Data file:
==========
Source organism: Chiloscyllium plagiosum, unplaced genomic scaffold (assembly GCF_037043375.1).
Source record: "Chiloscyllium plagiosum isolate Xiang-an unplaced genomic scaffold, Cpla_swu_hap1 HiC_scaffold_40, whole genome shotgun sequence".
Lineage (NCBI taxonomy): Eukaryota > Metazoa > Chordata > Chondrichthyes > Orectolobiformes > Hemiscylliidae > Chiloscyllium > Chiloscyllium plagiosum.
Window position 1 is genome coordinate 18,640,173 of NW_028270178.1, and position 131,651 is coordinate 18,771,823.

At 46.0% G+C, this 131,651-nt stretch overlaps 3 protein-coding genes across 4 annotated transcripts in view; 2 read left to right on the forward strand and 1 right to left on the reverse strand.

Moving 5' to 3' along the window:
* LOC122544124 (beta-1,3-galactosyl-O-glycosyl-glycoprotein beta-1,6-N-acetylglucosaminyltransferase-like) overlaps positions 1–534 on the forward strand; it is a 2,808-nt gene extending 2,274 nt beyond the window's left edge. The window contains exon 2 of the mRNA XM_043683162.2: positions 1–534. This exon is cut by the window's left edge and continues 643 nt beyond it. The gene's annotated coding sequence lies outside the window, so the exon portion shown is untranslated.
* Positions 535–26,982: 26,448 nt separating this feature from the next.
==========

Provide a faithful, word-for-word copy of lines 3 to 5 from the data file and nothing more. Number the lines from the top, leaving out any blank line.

Lineage (NCBI taxonomy): Eukaryota > Metazoa > Chordata > Chondrichthyes > Orectolobiformes > Hemiscylliidae > Chiloscyllium > Chiloscyllium plagiosum.
Window position 1 is genome coordinate 18,640,173 of NW_028270178.1, and position 131,651 is coordinate 18,771,823.

At 46.0% G+C, this 131,651-nt stretch overlaps 3 protein-coding genes across 4 annotated transcripts in view; 2 read left to right on the forward strand and 1 right to left on the reverse strand.